MILAN, Oct 29 (Reuters) - Telecom Italia could pick U.S. fund I Squared Capital as preferred bidder in the sale of its stake in broadcasting unit Persidera at a board meeting on Tuesday, three sources familiar with the matter said.
Telecom Italia (TIM), whose top shareholder is France's Vivendi, is looking to sell a series of non-core assets, including its 70 percent stake in Persidera, to cut debt and fund the rollout of an ultrafast broadband network.
The former telecoms monopolist bid 2.4 billion euros ($2.73 billion) for airwaves in Italy's recent fifth-generation mobile auction and needs to find 480 million euros of that already this year.
"Telecom is leaning towards giving I Squared an exclusive," one of the sources said.
TIM and publisher GEDI, which owns the remaining 30 percent, have received two offers for Persidera.
Infrastructure fund I Squared Capital has made an offer for the whole of the company while Italian towers group Rai Way has only bid for its network infrastructure and related activities.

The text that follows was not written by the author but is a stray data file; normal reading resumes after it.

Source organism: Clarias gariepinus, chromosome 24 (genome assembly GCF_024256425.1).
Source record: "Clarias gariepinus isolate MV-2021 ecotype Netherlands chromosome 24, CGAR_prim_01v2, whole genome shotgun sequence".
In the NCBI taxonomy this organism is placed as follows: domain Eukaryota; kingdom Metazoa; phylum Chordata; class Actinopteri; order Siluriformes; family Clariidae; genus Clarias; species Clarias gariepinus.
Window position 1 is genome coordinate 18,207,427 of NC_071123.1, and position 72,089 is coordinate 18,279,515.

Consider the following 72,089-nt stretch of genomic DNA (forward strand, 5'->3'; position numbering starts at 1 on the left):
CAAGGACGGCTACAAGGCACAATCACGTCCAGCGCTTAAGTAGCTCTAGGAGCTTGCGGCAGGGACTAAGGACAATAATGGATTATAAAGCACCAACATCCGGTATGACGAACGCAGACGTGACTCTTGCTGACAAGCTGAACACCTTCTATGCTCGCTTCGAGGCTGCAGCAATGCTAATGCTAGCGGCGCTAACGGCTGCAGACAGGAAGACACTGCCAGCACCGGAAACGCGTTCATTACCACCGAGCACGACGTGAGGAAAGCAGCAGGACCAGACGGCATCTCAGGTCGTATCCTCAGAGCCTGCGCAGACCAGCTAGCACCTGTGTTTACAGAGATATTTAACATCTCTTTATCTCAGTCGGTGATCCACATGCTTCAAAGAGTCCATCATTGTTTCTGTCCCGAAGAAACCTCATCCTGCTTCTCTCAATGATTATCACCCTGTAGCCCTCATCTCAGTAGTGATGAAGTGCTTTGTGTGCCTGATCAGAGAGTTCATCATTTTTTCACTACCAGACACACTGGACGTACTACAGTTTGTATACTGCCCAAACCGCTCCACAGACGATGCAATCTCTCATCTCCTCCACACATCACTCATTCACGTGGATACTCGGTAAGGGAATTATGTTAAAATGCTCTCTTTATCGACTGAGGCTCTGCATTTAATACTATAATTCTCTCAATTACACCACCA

Rai Way's offer excludes Persidera's five multiplexes -- bundles of digitised TV services -- because it already has five of its own and antitrust regulations prevent it from owning more, a source previously said.
The sources declined to comment on press reports saying I Squared had offered just under 240 million euros for the business while the Rai Way offer valued the company at around 300 million euros.
A sale to I Squared would allow TIM to dispose of the entire asset and remove market risks related to operating the multiplexes, two sources said.
While GEDI cannot stop TIM selling its stake, it could opt to exercise a first right to buy the phone group's holding and possibly sell on the whole unit. It could also choose to remain a minority shareholder.
A third source, who said GEDI was still evaluating both offers, said Rai Way could relaunch its offer before Tuesday's board meeting. Persidera has also called a board meeting for Tuesday, two of the sources added.
Rai Way and I Squared could not be immediately reached for a comment. ($1 = 0.8780 euros) (Reporting by Agnieszka Flak and Stephen Jewkes; Editing by Adrian Croft)